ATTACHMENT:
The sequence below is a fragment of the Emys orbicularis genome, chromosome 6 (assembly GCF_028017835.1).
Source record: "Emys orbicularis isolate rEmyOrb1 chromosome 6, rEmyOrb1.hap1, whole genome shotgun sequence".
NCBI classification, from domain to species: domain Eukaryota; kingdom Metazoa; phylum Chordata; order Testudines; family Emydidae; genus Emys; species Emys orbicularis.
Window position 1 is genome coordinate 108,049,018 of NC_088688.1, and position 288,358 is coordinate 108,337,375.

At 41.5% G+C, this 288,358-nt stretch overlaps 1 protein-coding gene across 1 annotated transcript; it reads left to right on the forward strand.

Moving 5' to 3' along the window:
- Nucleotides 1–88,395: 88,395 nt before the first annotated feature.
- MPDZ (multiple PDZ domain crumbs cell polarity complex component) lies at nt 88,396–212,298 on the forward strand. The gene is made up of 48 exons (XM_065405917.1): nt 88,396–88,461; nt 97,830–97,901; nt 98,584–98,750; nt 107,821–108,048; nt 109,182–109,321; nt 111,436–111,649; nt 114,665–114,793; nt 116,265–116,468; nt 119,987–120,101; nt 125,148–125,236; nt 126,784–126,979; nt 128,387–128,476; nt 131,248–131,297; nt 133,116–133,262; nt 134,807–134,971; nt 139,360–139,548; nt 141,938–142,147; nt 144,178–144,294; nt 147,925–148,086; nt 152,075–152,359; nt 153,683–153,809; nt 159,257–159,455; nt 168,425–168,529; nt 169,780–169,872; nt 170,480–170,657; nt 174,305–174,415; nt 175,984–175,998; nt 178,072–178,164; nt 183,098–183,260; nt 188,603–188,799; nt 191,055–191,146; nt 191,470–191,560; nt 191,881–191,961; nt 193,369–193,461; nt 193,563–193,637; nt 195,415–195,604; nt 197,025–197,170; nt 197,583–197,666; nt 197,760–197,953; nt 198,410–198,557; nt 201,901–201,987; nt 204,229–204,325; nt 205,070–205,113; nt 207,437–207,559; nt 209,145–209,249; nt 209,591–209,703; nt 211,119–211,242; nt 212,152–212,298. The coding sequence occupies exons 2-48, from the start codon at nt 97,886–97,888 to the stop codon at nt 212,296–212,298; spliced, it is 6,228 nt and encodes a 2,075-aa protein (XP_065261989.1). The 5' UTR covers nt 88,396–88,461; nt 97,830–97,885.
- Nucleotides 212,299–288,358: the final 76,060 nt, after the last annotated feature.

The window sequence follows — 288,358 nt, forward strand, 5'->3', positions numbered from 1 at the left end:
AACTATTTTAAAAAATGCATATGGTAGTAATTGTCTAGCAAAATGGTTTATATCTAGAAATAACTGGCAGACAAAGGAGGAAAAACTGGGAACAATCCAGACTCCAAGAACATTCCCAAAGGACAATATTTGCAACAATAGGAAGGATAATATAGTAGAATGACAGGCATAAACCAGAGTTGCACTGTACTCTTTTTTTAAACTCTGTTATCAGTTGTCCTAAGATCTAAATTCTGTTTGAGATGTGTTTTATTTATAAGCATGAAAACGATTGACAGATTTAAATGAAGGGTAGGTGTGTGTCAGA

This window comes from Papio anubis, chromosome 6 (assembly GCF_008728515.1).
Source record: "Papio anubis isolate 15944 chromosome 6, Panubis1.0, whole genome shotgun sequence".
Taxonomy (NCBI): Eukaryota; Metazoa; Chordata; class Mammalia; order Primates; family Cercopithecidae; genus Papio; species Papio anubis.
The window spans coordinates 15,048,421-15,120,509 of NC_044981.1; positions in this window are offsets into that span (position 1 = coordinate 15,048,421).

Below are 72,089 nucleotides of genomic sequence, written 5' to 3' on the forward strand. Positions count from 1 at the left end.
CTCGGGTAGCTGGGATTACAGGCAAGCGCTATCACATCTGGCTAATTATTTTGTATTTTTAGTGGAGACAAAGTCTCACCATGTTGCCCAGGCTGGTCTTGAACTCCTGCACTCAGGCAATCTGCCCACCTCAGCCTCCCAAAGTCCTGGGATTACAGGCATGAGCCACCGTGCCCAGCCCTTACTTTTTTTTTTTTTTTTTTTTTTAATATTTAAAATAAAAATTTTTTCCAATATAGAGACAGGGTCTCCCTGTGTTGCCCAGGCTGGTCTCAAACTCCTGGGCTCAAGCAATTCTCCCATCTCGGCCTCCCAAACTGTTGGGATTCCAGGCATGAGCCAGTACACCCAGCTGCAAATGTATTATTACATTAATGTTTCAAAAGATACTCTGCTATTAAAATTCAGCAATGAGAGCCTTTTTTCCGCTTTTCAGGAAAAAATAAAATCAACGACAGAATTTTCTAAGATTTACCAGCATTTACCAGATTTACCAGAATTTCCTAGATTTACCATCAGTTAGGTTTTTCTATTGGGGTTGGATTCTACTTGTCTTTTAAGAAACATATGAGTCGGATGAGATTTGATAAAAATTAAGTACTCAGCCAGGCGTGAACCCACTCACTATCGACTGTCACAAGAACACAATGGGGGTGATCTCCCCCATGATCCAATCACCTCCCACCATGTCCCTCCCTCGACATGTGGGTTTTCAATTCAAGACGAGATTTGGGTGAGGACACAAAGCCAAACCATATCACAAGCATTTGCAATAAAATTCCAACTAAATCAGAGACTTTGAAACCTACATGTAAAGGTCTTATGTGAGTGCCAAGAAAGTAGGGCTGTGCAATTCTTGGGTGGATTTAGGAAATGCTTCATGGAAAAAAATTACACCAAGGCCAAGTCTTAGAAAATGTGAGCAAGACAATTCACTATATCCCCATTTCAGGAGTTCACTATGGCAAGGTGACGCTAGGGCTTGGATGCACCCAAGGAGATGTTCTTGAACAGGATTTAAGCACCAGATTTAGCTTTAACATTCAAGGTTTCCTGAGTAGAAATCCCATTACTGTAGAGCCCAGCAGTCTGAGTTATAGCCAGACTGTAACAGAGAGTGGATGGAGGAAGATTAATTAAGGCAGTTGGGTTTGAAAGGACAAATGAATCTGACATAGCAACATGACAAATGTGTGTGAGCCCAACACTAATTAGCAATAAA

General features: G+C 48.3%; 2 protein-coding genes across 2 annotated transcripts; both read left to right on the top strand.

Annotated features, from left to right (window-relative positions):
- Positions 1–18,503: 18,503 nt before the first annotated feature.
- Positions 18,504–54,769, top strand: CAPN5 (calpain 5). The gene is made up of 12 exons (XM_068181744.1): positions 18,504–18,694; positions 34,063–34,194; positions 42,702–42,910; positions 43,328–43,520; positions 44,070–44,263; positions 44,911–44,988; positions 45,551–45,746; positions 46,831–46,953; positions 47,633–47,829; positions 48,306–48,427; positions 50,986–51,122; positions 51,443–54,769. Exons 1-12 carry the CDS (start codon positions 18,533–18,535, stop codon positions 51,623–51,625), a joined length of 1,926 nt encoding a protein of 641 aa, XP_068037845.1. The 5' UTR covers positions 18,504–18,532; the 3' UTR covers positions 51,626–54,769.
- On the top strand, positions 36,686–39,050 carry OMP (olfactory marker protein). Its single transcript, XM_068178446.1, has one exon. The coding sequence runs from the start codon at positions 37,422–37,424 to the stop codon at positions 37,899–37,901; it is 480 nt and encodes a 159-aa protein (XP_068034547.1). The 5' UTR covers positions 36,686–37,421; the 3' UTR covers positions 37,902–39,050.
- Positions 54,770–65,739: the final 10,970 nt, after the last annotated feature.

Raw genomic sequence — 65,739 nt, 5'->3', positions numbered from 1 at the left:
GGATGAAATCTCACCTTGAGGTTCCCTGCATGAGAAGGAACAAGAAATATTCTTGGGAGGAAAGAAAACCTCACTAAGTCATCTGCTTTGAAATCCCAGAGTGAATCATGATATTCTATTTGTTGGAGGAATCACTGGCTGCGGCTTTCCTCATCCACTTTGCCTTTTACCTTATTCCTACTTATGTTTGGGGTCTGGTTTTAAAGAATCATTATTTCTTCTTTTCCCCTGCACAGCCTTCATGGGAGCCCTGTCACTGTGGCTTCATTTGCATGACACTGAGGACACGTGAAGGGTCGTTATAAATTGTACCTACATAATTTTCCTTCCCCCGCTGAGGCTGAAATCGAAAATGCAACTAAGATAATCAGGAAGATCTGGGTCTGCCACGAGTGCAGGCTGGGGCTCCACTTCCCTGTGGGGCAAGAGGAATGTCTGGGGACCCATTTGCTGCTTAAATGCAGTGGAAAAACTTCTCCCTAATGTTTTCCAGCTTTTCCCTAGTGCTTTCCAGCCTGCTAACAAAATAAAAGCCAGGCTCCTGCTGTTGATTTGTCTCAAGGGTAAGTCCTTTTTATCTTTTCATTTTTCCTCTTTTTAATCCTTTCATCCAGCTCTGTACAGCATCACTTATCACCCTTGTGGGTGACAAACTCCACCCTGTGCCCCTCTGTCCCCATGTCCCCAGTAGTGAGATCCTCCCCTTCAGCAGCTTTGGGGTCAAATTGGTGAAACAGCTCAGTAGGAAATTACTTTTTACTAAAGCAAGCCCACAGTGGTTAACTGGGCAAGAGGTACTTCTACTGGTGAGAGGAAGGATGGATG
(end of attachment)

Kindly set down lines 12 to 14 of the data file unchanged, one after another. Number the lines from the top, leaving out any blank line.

This window comes from Papio anubis, chromosome 6 (assembly GCF_008728515.1).
Source record: "Papio anubis isolate 15944 chromosome 6, Panubis1.0, whole genome shotgun sequence".
Taxonomy (NCBI): Eukaryota; Metazoa; Chordata; class Mammalia; order Primates; family Cercopithecidae; genus Papio; species Papio anubis.